Ó Laoghaire, Art (1747–73), soldier, the subject of a famous lament, was probably the son of either Daniel, Cornelius, or Conor Ó Laoghaire, from Ballymurphy, Co. Cork; his paternity is ambiguous. He lived at Raleigh, near Macroom, Co. Cork, and is thought to have received at least part of his education in France. He served as a captain in the Hungarian Hussars. After returning home in 1767, he met and fell in love with Eibhlín Dhubh Ní Chonaill (qv), a widow almost a decade his senior from an affluent noble family of Derrynane, Co. Kerry (which included her nephew Daniel O'Connell (qv), ‘The Liberator’). They eloped in spite of her family's vehement opposition to the match, based on Ó Laoghaire's reputation for unruly behaviour. They had three sons, including Cornelius (who became a barrister-at-law and a captain of the Gardes-Françaises) and Fiach. Eibhlín was pregnant with their third child when Ó Laoghaire, aged 26, was shot dead on 4 May 1773. Although there are varying accounts of the events leading to his death, what is not disputed is the mutual antagonism existing between him and a local magistrate, Abraham Morris (high sheriff of Cork in 1760). Ó Laoghaire conducted himself with reckless self-assurance and flagrant disregard for the discriminatory penal laws, thereby incensing his protestant neighbours. It was speculated at the time that bad feeling between the two men ensued from rivalry over a woman, which would be in keeping with Ó Laoghaire's reputation for licentiousness.
The moment of flashpoint in their feud is uncertain. One source cites a squabble over a glass of water offered to them by an old woman by the spa at Mount Massey which led Ó Laoghaire to strike Morris. Apparently when he was indicted for this misdemeanour he failed to attend his trial and was outlawed. The prevalent version of events, however, maintains that the dispute came about when Morris invoked the penal law by which catholics could be compelled to sell a horse for £5. He demanded Ó Laoghaire's prized mare for this sum, possibly after it had beaten his own horse at the Macroom races; when Ó Laoghaire refused to part with it, he was shot at and injured by one of Morris's servants. Before making off he seized the gun, thus contravening another of the penal laws which prohibited catholics from being in possession of firearms without a licence. Contrary to folklore, he was never officially outlawed, but he had provided his adversary with a reason to prosecute him. Ó Laoghaire placed an advertisement in the Cork Evening Post (19 Aug. 1771) acknowledging the accusations against him and pledging to stand trial at the next assizes, but increasing ambivalence to the penal laws meant that there was a reluctance to proceed against him. For some time he conducted himself freely, and the authorities made no attempt to apprehend him. One of the varying versions of events asserts that in May 1773 he planned to ambush Morris, who was forewarned and arrived with an escort of soldiers who pursued Art to a field in Carraig an Ime (Carriganimmy, Co. Cork) where he was shot dead. Another source claims that it was Ó Laoghaire who was ambushed by soldiers while he rested in the aforementioned field. Soon after his death, his wife Eibhlin composed for him the famous lament, ‘Caoineadh Airt Uí Laoghaire’.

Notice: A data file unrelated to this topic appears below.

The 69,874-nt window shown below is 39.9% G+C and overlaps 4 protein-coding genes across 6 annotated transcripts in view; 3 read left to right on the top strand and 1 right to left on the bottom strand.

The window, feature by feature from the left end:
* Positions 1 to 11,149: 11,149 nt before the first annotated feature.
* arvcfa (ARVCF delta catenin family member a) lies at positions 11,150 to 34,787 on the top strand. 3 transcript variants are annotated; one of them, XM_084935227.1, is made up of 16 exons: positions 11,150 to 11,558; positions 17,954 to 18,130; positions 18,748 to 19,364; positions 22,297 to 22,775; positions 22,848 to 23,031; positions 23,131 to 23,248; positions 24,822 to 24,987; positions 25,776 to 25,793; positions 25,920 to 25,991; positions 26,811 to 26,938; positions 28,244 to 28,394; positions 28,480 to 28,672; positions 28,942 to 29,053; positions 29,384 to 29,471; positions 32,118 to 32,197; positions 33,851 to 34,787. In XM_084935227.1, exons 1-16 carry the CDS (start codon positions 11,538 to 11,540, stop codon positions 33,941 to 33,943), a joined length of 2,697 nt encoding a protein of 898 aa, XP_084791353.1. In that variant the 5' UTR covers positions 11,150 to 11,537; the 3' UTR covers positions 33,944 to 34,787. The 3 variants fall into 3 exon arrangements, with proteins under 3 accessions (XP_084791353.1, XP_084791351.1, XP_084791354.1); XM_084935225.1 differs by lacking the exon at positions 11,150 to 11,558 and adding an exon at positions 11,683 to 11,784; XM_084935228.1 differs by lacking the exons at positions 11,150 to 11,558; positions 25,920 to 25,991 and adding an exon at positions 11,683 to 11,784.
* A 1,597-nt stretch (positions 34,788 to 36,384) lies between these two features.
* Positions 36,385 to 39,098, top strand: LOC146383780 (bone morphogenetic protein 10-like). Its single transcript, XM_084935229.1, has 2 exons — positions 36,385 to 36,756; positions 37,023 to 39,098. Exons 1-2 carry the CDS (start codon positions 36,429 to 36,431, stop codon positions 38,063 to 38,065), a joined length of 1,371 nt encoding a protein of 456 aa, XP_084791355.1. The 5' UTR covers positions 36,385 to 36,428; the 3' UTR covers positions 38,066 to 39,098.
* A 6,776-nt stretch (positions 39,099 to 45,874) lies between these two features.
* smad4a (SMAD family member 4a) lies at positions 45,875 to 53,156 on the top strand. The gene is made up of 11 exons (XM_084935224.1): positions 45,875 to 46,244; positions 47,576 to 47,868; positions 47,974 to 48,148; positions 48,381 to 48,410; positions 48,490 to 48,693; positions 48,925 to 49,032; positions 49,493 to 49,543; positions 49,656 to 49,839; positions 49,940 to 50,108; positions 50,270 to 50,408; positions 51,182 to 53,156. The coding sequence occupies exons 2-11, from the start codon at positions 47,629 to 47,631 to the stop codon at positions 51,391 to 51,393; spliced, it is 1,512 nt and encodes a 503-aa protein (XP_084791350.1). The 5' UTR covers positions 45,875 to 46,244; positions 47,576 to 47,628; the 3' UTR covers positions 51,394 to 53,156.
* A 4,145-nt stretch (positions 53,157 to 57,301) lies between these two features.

Morris was charged with murder, and in July 1773 was injured in an attempt on his life by one of Ó Laoghaire's brothers, which added weight to his claims that he had lived in fear of his life. ‘Honourably acquitted’, he was supported by members of Cork's ascendancy class, who endorsed his actions against Ó Laoghaire as being in the interest of law and order. He died in 1775.
Ó Laoghaire was buried in Kilnamartra cemetery in May 1773; six months later the interment of his body in a churchyard was disallowed, and the remains were removed to a field outside Kilcrea friary. There they remained for many years before being exhumed and reburied within the grounds of the friary, where the family had acquired burial rights before his death.